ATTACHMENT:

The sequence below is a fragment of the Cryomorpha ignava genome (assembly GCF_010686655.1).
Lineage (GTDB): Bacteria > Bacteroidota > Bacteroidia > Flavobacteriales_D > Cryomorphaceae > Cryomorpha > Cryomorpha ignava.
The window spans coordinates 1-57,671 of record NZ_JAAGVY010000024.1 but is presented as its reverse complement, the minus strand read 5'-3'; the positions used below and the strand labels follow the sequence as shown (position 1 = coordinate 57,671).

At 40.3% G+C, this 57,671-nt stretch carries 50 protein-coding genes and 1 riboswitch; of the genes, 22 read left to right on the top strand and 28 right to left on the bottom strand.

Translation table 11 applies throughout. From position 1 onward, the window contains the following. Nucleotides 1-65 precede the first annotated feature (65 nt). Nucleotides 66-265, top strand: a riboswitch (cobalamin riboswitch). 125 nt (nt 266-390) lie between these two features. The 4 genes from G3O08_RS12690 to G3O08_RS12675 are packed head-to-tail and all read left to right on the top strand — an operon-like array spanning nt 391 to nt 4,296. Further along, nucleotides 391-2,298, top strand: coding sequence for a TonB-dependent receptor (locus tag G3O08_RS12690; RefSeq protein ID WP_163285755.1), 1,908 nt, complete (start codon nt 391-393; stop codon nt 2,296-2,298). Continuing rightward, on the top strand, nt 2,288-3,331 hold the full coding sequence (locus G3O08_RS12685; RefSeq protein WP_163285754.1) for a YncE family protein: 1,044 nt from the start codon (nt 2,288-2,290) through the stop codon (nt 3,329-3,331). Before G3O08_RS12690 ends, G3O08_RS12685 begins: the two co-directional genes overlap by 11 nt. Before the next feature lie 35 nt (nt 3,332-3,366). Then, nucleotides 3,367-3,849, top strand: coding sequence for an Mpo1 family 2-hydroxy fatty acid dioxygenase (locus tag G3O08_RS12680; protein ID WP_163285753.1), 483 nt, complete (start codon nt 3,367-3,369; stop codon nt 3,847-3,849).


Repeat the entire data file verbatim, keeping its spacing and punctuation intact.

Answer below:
The sequence below is a fragment of the Cryomorpha ignava genome (assembly GCF_010686655.1).
Lineage (GTDB): Bacteria > Bacteroidota > Bacteroidia > Flavobacteriales_D > Cryomorphaceae > Cryomorpha > Cryomorpha ignava.
The window spans coordinates 1-57,671 of record NZ_JAAGVY010000024.1 but is presented as its reverse complement, the minus strand read 5'-3'; the positions used below and the strand labels follow the sequence as shown (position 1 = coordinate 57,671).

At 40.3% G+C, this 57,671-nt stretch carries 50 protein-coding genes and 1 riboswitch; of the genes, 22 read left to right on the top strand and 28 right to left on the bottom strand.

Translation table 11 applies throughout. From position 1 onward, the window contains the following. Nucleotides 1-65 precede the first annotated feature (65 nt). Nucleotides 66-265, top strand: a riboswitch (cobalamin riboswitch). 125 nt (nt 266-390) lie between these two features. The 4 genes from G3O08_RS12690 to G3O08_RS12675 are packed head-to-tail and all read left to right on the top strand — an operon-like array spanning nt 391 to nt 4,296. Further along, nucleotides 391-2,298, top strand: coding sequence for a TonB-dependent receptor (locus tag G3O08_RS12690; RefSeq protein ID WP_163285755.1), 1,908 nt, complete (start codon nt 391-393; stop codon nt 2,296-2,298). Continuing rightward, on the top strand, nt 2,288-3,331 hold the full coding sequence (locus G3O08_RS12685; RefSeq protein WP_163285754.1) for a YncE family protein: 1,044 nt from the start codon (nt 2,288-2,290) through the stop codon (nt 3,329-3,331). Before G3O08_RS12690 ends, G3O08_RS12685 begins: the two co-directional genes overlap by 11 nt. Before the next feature lie 35 nt (nt 3,332-3,366). Then, nucleotides 3,367-3,849, top strand: coding sequence for an Mpo1 family 2-hydroxy fatty acid dioxygenase (locus tag G3O08_RS12680; protein ID WP_163285753.1), 483 nt, complete (start codon nt 3,367-3,369; stop codon nt 3,847-3,849).